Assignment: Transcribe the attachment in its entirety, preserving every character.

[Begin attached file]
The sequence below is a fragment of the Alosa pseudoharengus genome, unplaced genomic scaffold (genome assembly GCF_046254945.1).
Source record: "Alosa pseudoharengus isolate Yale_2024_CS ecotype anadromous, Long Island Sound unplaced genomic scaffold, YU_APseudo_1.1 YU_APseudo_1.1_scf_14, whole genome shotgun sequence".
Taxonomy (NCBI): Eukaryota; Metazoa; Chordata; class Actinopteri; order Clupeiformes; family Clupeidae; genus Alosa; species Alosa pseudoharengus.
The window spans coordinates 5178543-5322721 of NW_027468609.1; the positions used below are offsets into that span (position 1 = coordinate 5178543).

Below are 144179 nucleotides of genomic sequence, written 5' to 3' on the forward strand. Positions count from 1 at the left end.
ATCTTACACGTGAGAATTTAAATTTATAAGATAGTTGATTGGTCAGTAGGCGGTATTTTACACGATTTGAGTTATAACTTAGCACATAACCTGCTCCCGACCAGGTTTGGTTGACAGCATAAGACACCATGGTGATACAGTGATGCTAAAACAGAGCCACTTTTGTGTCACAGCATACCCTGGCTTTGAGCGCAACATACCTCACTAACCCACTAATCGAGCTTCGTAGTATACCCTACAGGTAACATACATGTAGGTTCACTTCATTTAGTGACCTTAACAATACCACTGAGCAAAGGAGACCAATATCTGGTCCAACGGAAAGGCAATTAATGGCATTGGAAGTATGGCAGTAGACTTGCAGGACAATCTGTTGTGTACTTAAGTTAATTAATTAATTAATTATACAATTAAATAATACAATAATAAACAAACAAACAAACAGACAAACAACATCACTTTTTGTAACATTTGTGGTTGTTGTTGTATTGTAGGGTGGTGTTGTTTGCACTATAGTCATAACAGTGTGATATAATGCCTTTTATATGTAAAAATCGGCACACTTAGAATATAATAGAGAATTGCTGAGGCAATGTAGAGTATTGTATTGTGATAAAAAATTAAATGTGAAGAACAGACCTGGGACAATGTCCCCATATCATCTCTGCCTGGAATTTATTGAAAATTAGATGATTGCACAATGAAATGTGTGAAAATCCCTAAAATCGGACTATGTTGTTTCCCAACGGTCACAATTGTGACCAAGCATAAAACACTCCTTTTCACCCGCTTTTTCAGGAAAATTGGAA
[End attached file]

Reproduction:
The sequence below is a fragment of the Alosa pseudoharengus genome, unplaced genomic scaffold (genome assembly GCF_046254945.1).
Source record: "Alosa pseudoharengus isolate Yale_2024_CS ecotype anadromous, Long Island Sound unplaced genomic scaffold, YU_APseudo_1.1 YU_APseudo_1.1_scf_14, whole genome shotgun sequence".
Taxonomy (NCBI): Eukaryota; Metazoa; Chordata; class Actinopteri; order Clupeiformes; family Clupeidae; genus Alosa; species Alosa pseudoharengus.
The window spans coordinates 5178543-5322721 of NW_027468609.1; the positions used below are offsets into that span (position 1 = coordinate 5178543).

Below are 144179 nucleotides of genomic sequence, written 5' to 3' on the forward strand. Positions count from 1 at the left end.
ATCTTACACGTGAGAATTTAAATTTATAAGATAGTTGATTGGTCAGTAGGCGGTATTTTACACGATTTGAGTTATAACTTAGCACATAACCTGCTCCCGACCAGGTTTGGTTGACAGCATAAGACACCATGGTGATACAGTGATGCTAAAACAGAGCCACTTTTGTGTCACAGCATACCCTGGCTTTGAGCGCAACATACCTCACTAACCCACTAATCGAGCTTCGTAGTATACCCTACAGGTAACATACATGTAGGTTCACTTCATTTAGTGACCTTAACAATACCACTGAGCAAAGGAGACCAATATCTGGTCCAACGGAAAGGCAATTAATGGCATTGGAAGTATGGCAGTAGACTTGCAGGACAATCTGTTGTGTACTTAAGTTAATTAATTAATTAATTATACAATTAAATAATACAATAATAAACAAACAAACAAACAGACAAACAACATCACTTTTTGTAACATTTGTGGTTGTTGTTGTATTGTAGGGTGGTGTTGTTTGCACTATAGTCATAACAGTGTGATATAATGCCTTTTATATGTAAAAATCGGCACACTTAGAATATAATAGAGAATTGCTGAGGCAATGTAGAGTATTGTATTGTGATAAAAAATTAAATGTGAAGAACAGACCTGGGACAATGTCCCCATATCATCTCTGCCTGGAATTTATTGAAAATTAGATGATTGCACAATGAAATGTGTGAAAATCCCTAAAATCGGACTATGTTGTTTCCCAACGGTCACAATTGTGACCAAGCATAAAACACTCCTTTTCACCCGCTTTTTCAGGAAAATTGGAA